Fan-throated lizards are small, colourful reptiles found in the dry shrublands and coastal areas of South Asia. Males have a loose patch of skin drooping from their throats – it doesn’t sound like much but comes into its own when the lizards’ dating game begins. That’s when males scamper up a rock, strike a cobra pose and unfurl the loose skin into a beautiful fan. This fan, called a ‘dewlap’, earns the lizards their name and comes in hues of metallic black, orange, blue and cream – or all in one.
This African bird's nest is a massive, roofed structure set up in the fork of a tree near water. It takes about 8 weeks and 10,000 twigs to build, and is lined with mud for insulation and water-proofing. This takes a lot of effort, from both the male and the female. What's more, one nest evidently isn't enough. Hamerkop pairs build up to 4 nests a year, working all year round. These hummingbirds build a tiny, knot-like structure attached to a tree branch with spider silk.
Some small carpenter bees have a clever way of getting help with their domestic chores, such as raising their young. The mom forcibly turns her firstborn daughter into a maid and babysitter. The mom does this by underfeeding that eldest bee. This daughter not only gets small portions of food but also a diet especially low in protein, new research shows. And before long, this bee is the runt of her brood — and bullied by her mom.
Muck Rack makes it simple to find people, tweets, or articles that mention any name, keyword, company, hashtag etc. We've compiled this guide to help you make the most of your search.
Selecting a term
Start searching tweets, articles from media outlets, articles mentioned in tweets, journalists'
names, titles and bios with some suggested searches:
Companies or Topics (e.g. iPhone, Microsoft)
Phrases (e.g. "cloud computing") — use quotes to keep the terms together
Twitter handles (e.g. @username) — returns those who have mentioned or replied to
Names (e.g. "David Pogue")
Hashtags (e.g. #sxsw, #london2012)
Bio details (e.g. vegan, Olympics, father)
Muck Rack's Advanced Search allows for many boolean operators.
Find results that mention multiple specified terms, use AND or
+. For example, ensure each result contains both Elon Musk and Mark Zuckerberg by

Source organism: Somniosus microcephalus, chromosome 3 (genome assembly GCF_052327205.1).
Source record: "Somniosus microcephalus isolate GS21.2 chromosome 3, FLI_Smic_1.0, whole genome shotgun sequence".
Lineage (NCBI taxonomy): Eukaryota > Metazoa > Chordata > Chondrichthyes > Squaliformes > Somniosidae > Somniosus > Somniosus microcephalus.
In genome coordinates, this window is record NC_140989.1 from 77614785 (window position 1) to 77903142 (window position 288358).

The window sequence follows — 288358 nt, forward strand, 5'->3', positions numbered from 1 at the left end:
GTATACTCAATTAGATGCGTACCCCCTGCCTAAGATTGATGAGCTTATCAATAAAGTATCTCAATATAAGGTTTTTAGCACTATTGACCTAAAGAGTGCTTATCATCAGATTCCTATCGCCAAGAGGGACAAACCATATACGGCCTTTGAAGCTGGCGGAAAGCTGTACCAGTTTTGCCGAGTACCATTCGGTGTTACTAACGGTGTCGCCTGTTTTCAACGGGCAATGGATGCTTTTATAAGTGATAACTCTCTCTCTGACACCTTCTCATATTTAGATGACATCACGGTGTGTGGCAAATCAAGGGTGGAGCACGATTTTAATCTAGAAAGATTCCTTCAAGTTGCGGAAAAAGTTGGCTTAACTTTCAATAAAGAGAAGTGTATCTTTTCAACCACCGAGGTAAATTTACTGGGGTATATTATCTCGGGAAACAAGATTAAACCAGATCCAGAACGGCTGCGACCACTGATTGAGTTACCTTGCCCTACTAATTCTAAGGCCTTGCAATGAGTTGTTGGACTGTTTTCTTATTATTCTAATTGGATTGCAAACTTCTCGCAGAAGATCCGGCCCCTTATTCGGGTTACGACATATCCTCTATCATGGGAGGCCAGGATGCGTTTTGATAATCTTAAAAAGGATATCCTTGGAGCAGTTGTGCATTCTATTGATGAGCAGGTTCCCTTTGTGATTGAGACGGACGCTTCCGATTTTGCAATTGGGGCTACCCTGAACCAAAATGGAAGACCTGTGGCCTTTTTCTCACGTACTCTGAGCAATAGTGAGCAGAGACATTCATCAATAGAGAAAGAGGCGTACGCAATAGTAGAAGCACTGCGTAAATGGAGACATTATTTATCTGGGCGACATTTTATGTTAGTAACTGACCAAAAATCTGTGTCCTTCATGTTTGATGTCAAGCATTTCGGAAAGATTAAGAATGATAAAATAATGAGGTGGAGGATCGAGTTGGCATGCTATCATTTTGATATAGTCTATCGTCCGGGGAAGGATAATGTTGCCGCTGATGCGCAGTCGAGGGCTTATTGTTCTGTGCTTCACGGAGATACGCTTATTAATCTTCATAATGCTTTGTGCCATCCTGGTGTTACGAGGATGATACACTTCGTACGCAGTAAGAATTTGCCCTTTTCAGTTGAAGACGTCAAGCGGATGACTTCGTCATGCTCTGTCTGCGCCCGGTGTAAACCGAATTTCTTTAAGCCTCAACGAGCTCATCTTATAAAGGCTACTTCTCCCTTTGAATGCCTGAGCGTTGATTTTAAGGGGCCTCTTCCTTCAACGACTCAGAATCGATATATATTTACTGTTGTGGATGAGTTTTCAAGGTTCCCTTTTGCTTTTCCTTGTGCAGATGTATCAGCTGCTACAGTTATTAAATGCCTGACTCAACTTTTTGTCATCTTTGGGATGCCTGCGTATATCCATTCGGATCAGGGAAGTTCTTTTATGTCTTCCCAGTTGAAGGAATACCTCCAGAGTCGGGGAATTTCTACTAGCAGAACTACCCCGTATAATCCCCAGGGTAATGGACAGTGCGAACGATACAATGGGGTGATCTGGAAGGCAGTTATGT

searching Musk AND Zuckerberg or Musk + Zuckerberg.
Use the operators OR or , to broaden your search when you'd like either of
multiple terms to appear in results. (This is the default behavior of our search when no operators
are used). For example, results will contain either cake or cookie by searching cake OR cookie or cake,cookie
Use NOT or - to subtract results from your search. For
example, searching Disney will yield results about the Walt Disney Company as well as Walt Disney
World Resort. To exclude mentions of Disney World, search for Disney -World or Disney
When using one of these operators with a phrase, enclose it in quotation marks. For example, you can
find results about smartphones excluding Apple's iPhone 4S by searching smartphone -"iPhone
Exact case matching or punctuation
If you're searching for a brand name or keyword that relies on specific punctuation marks or capitalization, you can
find results that match your exact query by adding matchcase: before the keyword you're searching for, like matchcase:E*TRADE .
Use parentheses to separate multiple
boolean phrases. For example, to find journalists talking about having fun in Disney World or
Disneyland, search for ("disney world" OR disneyland) AND fun.
An asterisk can be used to search for any variation of a root word truncated by the asterisk. For example, searching for admin* will return results for administrator, administration, administer, administered, etc.
A near operator is an AND operator where you can control the distance between the words. You can vary the distance the near operation uses by adding a forward slash and number (between 0-99) such as strawberries NEAR/10 "whipped cream", which means the strawberries must exist within 10 words of "whipped cream".